Also, you said that you go to Bolus Wizard. Does that mean that you are not in Auto Mode on your pump? Would Auto mode help you or not?

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Are you trying to diet, workout or trying something your body isn’t used to. I’m 13 and have had diabetes for 2 1/2 years, but all of our body’s are different and we dont always experience the same things,

Have you talked to your endocrinologist about your concerns?

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Hi Dee,

Thanks for the feedback… As mentioned before, I really appreciate it.

I’ve found that if I calibrate in the morning at say 8AM, 8PM and then around 10:30PM/11:00PM before bed, I can generally make it through the night with no interruptions. I find that if my BG before bed is quite good and I’ve had enough fluids, then it also means less chance of it waking me up.

In terms of what I mean’t about the Bolus Wizard, what I’ve been doing is the following:
Pump shows SG: is 12mmol/l / 236mg/dl, I go into the Bolus menu, enter the BG from what the SG value is, leave carbs at 0 and then click next. Based on my settings (insulin duration time etc), the pump will then allow or disallow me from doing a bolus. If it allows me to, then I’ll do a “correction bolus”. The correction bolus will vary depending on active insulin and or what the SG reading is. I keep doing this (sometimes every 5 minutes once the SG has updated) till my BG’s are in target.

I’ve been doing the above as I realised that:
1: Insulin works way too slowly for the pump to correct by just doing micro boluses or Auto Mode
2: Auto Mode is not aggressive enough in dealing with high BG’s.

If my BG’s are way too high, I’ll exit Auto Mode and do a correction like I’ve mentioned above as the pump will then give more insulin as this is based on insulin sensitivity. This is of course if I’m certain that it’s not a site issue and I’ve checked that SG & BG values are close to one another. Once all is normal, I’ll go back into Auto Mode.

Not sure if any of the above is best practice or advised…

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So diet is not really a concern as I usually eat similarly every day and it’s mostly healthy stuff… pretty sure my carb counting is also good enought. In terms of working out - I feel too darn exhausted to even consider it whereas I used to cycle 3/4 times a week before CGM… :pensive:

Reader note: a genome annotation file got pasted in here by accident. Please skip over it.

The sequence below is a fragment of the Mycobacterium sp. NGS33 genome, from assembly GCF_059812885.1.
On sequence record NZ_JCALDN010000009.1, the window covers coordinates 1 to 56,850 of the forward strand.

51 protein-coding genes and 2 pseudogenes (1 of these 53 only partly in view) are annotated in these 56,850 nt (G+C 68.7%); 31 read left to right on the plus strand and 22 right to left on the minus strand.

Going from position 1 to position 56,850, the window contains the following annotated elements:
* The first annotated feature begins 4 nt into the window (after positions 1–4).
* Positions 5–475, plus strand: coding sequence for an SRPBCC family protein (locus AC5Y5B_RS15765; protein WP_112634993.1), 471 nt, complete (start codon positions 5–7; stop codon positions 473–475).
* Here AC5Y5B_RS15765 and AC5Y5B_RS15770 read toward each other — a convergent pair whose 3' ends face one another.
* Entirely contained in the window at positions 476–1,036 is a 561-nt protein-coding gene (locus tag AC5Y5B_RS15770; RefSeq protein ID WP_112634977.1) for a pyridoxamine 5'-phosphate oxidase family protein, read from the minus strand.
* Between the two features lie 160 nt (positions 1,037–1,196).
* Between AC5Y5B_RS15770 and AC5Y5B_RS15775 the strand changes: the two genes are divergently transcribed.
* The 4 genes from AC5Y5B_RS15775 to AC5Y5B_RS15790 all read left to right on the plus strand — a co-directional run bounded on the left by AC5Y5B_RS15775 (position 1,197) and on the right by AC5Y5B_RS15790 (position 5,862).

I did speak to my endo and nurse educator, they both suggested a CGM holiday so I’ll see how that goes.

Thanks for the input :grinning:

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@Muttley, okay. I got it. And, I agree about Auto mode not being aggressive enough in treating highs. When it takes hours to get it down, to me, that’s BS. I have heard from others who have difficult with Auto mode for that an other reasons. Yesterday, when I was not in auto mode for a warmup, my BG stayed at a nice 84. So nice. I would never be there if in Auto mode.

I’ll be interested to know if you take the CGM vacation. That really is not something I feel comfortable with, because I like having Suspend Below Low.

I find it strange how Auto Mode works so well for some yet terribly for others. I guess that what makes type 1 such a complex condition.

I’m fortunate in that I’ve always been able to detect my lows and usually still detect my lows before the pump alerts me. I think with my control being a lot tighter, I’m now detecting lows when my BG’s haven’t quite hit the “low mark” which means that something is not right for me…

Off on vacation I go, I’ll be sure to keep you updated.

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Yeah, well, I think that some would think that Auto mode does work for me. My Endo is ecstatic about it. She is very pleased with my A1C which was 8.0 in March was 6.8 last week, since start of pump. But, I know that I can do better, if not in Auto mode AND, she doesn’t fully appreciate how disruptive it is to your life. Plus stressful…

I’ll keep my eyes open for your post after your vacation period…that is, if you return. lol

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@Muttley